“Dawn on Maui” by John Laue

John Laue


The horizontal clouds
above Molokai and Lanai
are turning pearly.
I sit with a cigarette
looking through the interstices
of a palm tree,
watching light come slowly
to the sky and ocean.
All night long I’ve heard
white noise, seen white lines
of phosphorescent surf
advance through darkness.
Once a boat’s dim lights
swept from left to right
but that was all the news
from civilization.
It seemed as if
I were in a wilderness
lying next to
some great beast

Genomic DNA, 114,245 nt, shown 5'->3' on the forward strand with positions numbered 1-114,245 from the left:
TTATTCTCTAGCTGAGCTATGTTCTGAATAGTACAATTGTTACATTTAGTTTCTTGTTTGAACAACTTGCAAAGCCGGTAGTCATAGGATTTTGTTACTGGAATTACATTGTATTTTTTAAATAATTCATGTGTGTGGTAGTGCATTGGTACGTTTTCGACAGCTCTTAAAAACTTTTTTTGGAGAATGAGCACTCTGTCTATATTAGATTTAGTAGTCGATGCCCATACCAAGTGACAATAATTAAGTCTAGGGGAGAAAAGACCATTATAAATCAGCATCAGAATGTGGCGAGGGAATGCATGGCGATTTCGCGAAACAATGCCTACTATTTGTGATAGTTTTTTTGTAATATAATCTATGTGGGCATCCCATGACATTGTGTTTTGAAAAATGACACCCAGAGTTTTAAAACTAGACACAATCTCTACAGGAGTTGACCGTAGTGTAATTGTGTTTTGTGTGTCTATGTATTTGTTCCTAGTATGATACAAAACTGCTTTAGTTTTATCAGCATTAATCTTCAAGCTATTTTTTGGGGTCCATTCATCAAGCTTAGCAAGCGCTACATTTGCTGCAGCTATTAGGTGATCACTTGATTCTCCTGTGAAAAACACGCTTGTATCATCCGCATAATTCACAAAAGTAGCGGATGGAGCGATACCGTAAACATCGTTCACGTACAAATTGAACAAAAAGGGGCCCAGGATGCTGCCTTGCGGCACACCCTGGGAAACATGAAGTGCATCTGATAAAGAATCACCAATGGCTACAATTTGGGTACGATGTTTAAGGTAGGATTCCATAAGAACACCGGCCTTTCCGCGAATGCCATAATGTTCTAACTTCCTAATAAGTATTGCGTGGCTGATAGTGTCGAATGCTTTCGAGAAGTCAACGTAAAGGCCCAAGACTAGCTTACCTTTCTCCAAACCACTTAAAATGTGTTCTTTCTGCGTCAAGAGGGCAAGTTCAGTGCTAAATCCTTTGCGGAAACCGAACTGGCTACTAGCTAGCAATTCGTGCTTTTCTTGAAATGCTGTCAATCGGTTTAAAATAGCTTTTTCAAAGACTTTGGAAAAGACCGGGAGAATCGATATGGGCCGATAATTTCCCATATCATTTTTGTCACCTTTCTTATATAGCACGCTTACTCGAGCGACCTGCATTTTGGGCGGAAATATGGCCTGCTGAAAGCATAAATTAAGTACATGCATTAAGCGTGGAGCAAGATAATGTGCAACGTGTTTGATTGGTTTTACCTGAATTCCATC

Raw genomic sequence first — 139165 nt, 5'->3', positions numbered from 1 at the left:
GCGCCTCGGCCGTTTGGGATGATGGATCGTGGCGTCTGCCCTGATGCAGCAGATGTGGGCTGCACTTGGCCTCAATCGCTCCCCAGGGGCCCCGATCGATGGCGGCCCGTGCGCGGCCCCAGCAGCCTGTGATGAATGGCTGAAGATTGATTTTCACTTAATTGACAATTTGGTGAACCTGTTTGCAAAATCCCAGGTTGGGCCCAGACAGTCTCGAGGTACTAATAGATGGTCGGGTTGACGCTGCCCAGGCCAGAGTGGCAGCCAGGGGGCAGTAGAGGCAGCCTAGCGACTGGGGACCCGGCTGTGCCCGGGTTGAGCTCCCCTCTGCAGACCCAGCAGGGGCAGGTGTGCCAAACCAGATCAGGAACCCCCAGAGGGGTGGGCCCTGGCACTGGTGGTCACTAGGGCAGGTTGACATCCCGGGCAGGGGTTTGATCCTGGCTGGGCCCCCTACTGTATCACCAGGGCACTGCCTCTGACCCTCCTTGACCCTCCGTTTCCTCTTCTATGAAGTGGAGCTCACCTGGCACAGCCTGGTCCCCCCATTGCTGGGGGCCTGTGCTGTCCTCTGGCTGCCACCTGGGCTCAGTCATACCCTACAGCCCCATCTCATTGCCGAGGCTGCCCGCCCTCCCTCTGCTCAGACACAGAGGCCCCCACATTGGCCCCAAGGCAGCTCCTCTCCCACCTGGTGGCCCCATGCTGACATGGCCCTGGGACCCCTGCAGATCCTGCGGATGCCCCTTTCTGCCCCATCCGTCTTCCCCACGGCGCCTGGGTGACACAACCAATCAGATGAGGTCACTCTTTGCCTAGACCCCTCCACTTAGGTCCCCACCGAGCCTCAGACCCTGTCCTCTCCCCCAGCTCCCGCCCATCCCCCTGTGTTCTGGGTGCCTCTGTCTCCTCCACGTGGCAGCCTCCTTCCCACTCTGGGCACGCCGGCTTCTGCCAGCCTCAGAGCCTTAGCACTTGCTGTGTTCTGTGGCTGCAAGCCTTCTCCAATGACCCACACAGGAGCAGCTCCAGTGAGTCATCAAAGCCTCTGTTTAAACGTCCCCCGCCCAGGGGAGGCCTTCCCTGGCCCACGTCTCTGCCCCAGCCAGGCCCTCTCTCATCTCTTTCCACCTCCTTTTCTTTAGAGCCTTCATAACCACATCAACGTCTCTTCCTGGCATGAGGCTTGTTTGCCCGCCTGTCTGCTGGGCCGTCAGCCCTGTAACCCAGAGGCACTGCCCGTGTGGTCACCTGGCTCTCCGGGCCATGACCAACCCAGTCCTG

which kept me awake
with its loud breathing.

from Rattle #27, Summer 2007


John Laue: “I commenced writing poetry while at U.C. Berkeley in the late 1950s. There I attend a jazz and poetry reading featuring one of the Beat poets (I can’t recall which one). Being a jazz and blues musician, I went for the music but became fascinated by the words. I’d already written for local newspapers and edited a junior college paper, but poetry was an entirely new area for me. Nevertheless, I thought I’d try it. The poem in this issue is from my Hawaiian series which is unpublished as a full-length book. I wrote most of them while my wife snorkeled during several vacation trips to the Islands.”

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